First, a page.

The Healing Benefits of the Milk Diet and My Own Expectations

Aside from the adventure of doing a completely unconventional experiment, why would anyone want to subsist on raw milk alone for several weeks at a time? Because traditionally this diet was used as a natural cure for many ailments. To start, here’s what Bernarr MacFadden had to say about the curative powers of the milk diet:
Among the many disorders successfully treated are nervous troubles of all sorts – including insomnia, neuralgia, neuritis, headache and migraine, nervous prostration and nerve irritability; also general debility, and stomach and intestinal indigestion, and their resulting auto-intoxification; ulcer of the stomach and intestines, acid stomach, and dilation of the stomach; prolapse of the stomach, intestines, kidneys, or uterus; pimples, boils, carbuncles, sallow, blotchy complexion, eczema, dandruff, anemia, biliousness, catarrh of the air passages or of the digestive tract, constipation, chronic diarrhea, and dysentery, asthma, hay fever, hardening of the arteries, piles, chronic appendicitis, rheumatism, arthritis and lumbago, hives, ovarian trouble and leucorrhea, impotence, liver trouble and gallstones, Bright’s disease and diabetes, tuberculosis in the early stages, and narcotic habits of all kinds. Also, in abnormal blood pressure conditions, whether too low or too high, the milk diet works almost miraculously.

Taken from the online copy of MacFadden’s book here.
MacFadden and experts like him took the healing properties of pure raw milk very seriously. Of particular interest is that those who recommend the milk diet are usually actively seeking methods of curing disease. Not just treating symptoms, but actually allowing many patients to achieve a full recovery from their various illnesses and regain the ability to live a normal, functioning life.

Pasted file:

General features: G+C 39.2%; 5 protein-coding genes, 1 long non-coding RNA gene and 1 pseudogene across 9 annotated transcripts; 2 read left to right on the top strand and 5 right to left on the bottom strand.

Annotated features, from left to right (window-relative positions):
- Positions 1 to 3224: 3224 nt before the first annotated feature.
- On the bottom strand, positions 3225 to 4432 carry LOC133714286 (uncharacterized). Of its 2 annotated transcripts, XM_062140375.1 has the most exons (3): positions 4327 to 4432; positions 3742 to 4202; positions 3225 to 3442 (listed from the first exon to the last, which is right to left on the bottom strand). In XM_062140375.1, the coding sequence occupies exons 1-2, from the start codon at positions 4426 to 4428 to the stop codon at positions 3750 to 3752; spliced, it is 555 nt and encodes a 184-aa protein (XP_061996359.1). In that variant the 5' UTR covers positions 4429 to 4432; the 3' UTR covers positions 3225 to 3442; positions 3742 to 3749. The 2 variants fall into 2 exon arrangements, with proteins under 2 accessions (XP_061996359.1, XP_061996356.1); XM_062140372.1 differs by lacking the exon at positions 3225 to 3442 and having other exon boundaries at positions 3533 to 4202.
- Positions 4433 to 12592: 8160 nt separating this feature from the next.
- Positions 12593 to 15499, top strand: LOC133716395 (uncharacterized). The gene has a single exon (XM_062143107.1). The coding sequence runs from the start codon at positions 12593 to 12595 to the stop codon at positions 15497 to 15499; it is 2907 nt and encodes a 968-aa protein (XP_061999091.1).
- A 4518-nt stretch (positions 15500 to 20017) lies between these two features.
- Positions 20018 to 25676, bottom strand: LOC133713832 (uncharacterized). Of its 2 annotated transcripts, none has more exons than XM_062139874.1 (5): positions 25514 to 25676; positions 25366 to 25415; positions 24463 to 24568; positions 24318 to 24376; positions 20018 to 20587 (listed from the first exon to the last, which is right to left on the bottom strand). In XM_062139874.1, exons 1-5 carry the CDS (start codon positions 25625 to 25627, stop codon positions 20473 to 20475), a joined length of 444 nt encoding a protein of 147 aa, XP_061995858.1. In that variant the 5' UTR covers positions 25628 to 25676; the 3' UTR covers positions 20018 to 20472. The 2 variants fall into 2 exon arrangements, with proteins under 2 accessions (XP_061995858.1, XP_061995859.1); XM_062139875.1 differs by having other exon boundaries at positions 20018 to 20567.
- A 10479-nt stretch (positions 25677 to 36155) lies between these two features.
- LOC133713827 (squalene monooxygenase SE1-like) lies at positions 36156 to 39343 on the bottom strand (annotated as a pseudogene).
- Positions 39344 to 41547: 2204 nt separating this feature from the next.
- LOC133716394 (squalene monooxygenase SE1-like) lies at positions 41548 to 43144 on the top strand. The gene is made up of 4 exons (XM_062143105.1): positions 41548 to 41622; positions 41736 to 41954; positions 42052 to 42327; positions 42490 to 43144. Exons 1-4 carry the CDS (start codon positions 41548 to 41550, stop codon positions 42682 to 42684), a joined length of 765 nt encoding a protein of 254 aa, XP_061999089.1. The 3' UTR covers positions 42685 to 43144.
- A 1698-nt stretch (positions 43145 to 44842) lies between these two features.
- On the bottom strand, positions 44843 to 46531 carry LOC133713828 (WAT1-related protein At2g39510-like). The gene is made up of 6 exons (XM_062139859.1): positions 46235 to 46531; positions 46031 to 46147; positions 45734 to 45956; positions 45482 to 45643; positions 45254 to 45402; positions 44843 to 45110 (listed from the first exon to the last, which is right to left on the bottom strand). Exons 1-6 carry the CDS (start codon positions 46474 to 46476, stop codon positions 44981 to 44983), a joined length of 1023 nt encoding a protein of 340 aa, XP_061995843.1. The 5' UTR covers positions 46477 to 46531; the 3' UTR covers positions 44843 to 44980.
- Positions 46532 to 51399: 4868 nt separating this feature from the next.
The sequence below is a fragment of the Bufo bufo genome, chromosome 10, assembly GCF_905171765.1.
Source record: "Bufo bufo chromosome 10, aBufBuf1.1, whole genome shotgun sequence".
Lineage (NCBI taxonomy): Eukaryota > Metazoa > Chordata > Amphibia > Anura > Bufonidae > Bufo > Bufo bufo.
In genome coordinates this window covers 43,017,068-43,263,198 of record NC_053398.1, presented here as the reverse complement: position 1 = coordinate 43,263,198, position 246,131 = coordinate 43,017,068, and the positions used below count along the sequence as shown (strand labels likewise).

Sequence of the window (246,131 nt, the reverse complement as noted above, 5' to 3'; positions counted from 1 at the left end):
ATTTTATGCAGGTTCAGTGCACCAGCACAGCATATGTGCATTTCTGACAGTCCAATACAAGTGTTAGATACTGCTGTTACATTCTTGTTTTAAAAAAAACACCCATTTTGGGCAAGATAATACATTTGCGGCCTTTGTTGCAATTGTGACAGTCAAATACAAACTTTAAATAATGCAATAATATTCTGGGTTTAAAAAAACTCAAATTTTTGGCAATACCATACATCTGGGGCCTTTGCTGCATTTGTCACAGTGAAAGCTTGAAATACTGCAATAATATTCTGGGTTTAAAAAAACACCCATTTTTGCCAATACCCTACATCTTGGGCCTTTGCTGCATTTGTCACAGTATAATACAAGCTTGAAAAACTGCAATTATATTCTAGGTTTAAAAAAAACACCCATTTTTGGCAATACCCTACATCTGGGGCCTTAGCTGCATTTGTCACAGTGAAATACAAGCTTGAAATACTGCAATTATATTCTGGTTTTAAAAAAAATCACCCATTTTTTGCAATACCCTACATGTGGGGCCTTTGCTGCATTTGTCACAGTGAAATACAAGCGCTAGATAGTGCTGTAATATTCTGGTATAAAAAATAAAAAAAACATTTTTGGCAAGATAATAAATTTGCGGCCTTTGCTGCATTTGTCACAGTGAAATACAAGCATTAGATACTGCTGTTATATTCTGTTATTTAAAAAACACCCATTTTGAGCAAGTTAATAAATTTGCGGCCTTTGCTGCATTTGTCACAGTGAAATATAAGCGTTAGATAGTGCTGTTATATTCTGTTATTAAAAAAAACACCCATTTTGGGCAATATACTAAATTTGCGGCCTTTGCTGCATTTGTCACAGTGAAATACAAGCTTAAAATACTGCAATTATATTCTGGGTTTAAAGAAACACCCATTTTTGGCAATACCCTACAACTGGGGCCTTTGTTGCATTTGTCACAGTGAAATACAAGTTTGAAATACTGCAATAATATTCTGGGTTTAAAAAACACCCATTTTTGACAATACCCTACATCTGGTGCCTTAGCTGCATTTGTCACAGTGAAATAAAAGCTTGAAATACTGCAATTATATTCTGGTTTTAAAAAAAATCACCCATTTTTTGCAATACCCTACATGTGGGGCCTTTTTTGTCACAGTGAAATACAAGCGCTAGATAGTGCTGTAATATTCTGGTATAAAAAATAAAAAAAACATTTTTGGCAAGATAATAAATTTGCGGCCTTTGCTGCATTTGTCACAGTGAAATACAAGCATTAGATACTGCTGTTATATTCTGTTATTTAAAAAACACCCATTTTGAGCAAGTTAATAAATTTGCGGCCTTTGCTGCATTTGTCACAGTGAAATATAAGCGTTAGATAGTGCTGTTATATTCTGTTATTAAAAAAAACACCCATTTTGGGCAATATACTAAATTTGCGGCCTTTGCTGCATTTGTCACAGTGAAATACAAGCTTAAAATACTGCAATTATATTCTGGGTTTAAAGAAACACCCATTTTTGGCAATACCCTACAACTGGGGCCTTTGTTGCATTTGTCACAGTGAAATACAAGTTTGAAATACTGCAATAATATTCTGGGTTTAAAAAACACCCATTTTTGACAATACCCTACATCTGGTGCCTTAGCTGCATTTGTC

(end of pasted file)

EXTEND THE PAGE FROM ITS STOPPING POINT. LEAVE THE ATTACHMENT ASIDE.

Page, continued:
One thing I found very interesting was that the milk diet is supposedly able to cure digestive problems. This is quite unorthodox in our society where milk is often demonized as the cause behind digestive disorders. Even in the real food community, the exclusion of milk (even raw milk) is relatively common. Many real foodists are dairy-free or casein-free. Experts like Dr. Natasha Campbell-McBride, author of Gut and Psychology Syndrome (or GAPS), recommend abstaining from any dairy for a period of time, with actual milk being reintroduced perhaps years down the road.

But on the other hand, according to advocates of the milk diet (or milk cure), raw milk is the answer to common digestive difficulties like indigestion and constipation. Many who previously believed they couldn’t tolerate milk found they did quite well on an all milk diet. Why? Possibly because raw milk contains beneficial enzymes and bacteria that not only aid in the digestion of its components, but can also help restore the balance of flora in the gut. From what research I’ve done, raw milk can be a very therapeutic food, so I wouldn’t put it past raw milk to tackle digestive issues as well.

So, what benefits am I expecting from the milk diet?

Fortunately, I’ve undergone a lot of healing during the my last year or more on a real foods diet, so I don’t have any outstanding conditions that need drastic improvement. However, there are some areas that I feel should be doing better and I’m hoping the milk diet will provide some positive results.

The Dreaded PMS

Sometimes I swear I wouldn’t think anything of my health if PMS didn’t rear its ugly head for about 10 days out of every month. It’s a reminder to me that things aren’t quite in total balance yet. I realize that some hormonal fluctuations are normal during the menstrual cycle, but in my opinion what I experience every month is not what nature intended (i.e. crazy mood swings and out-of-the-blue cravings for straight-up junk food). Whether the milk diet can help with this or not, I’m not certain, but it’s worth a shot to me as someone who’s tried every natural remedy under the sun at this point.

Other Hopes for the Milk Diet...

Otherwise I’d like to see improvements in some smaller matters, like my skin/complexion, cellulite, energy, sleep quality, body composition (especially after gaining some unwanted fat weight around my waist–thank you very much, low-carb dieting), and basal temperatures, which have been low for years.

To some degree or another I’m keeping track of all of these factors as a way to gauge the effect the milk diet is having on my body. I will be reporting at the end of the diet what kind of improvements I’ve seen. Overall I’m trying to be open-minded about what will happen over the course of the next few weeks. Who knows what lies ahead?

This post is part of Fight Back Friday at Food Renegade.

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